Sometimes mentorship comes when you least expect it, and I was thankful for this gentle reframing. It also reminded me that we, as women, need to embrace the personal responsibility that we each have to ourselves. We must promote our self-brand, improve our skills and protect our time. This means asking for training, participating in professional working groups and making sure to ask for raises and promotions when warranted. As women, we sometimes like to focus on finding harmony and just getting the job done. The potential for conflict can be a more significant deterrent than we may like to admit. We don’t want to complain, and we’ll just keep taking on more responsibilities because we don’t want to appear “weak” — especially compared to our male colleagues. Whether this position is externally implied or internally imposed, we’re still subject to it. So, it’s essential to be aware of the fallacy and take intentional steps to mitigate it.
  5. Ask for help if you need it. This brings me to my last suggestion, which is to be aware of our capacities relative to our demands and to ask for help when we need it. There still seems to be such a formidable connotation associated with asking for help, but this simple acknowledgment of one’s own limitations and the recognition that others may be able to fulfill these disparities is a fundamental sign of true leadership to me. Sometimes, we, as women, can be our own worst enemies. Expecting more of ourselves than we do of others. Not wanting to impose on others. Not wanting to “make a fuss.” But this is the reason we need to surround ourselves with great people and teammates. To do this well, we need to be specific and actionable in our requests for support. Also, hold your leadership accountable and urge them to address your requests. After all, their job is to enable you to succeed.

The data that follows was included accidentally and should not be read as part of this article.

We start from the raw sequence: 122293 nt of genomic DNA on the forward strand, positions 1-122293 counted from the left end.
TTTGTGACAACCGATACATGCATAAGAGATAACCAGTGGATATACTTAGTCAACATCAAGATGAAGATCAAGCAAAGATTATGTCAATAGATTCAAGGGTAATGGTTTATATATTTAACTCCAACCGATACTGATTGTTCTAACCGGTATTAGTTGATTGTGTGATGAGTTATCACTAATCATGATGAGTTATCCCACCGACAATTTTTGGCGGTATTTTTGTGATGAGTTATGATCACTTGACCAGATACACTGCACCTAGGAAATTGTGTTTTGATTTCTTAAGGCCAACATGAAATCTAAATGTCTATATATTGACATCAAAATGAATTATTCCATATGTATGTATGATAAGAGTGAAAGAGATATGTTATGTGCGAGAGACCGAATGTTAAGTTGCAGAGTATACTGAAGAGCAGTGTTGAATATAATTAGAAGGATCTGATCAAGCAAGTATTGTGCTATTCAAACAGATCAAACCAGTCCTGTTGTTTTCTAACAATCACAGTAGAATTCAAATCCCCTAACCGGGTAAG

We are very blessed that very prominent leaders read this column. Is there a person in the world, or in the US with whom you would like to have a private breakfast or lunch, and why? He or she might just see this if we tag them 🙂

Condoleezza Rice! To me, she’s one of our Country’s great female leaders, so groundbreaking and before her time. She has impressive experience — serving as U.S. National Security Advisor under President George H.W. Bush, Secretary of State and now as a professor at Stanford. I also loved her book, Democracy: Stories from the Long Road to Freedom — I’ve read it twice and plan to read it again. Not to mention her expertise in Russian history and Soviet policy — which is now so important in this field. All of this balanced with her love of the arts and music, I genuinely think she is an extraordinary woman and person. She is one of the most under-celebrated women of our time!

Thank you so much for these excellent stories and insights. We wish you continued success in your great work!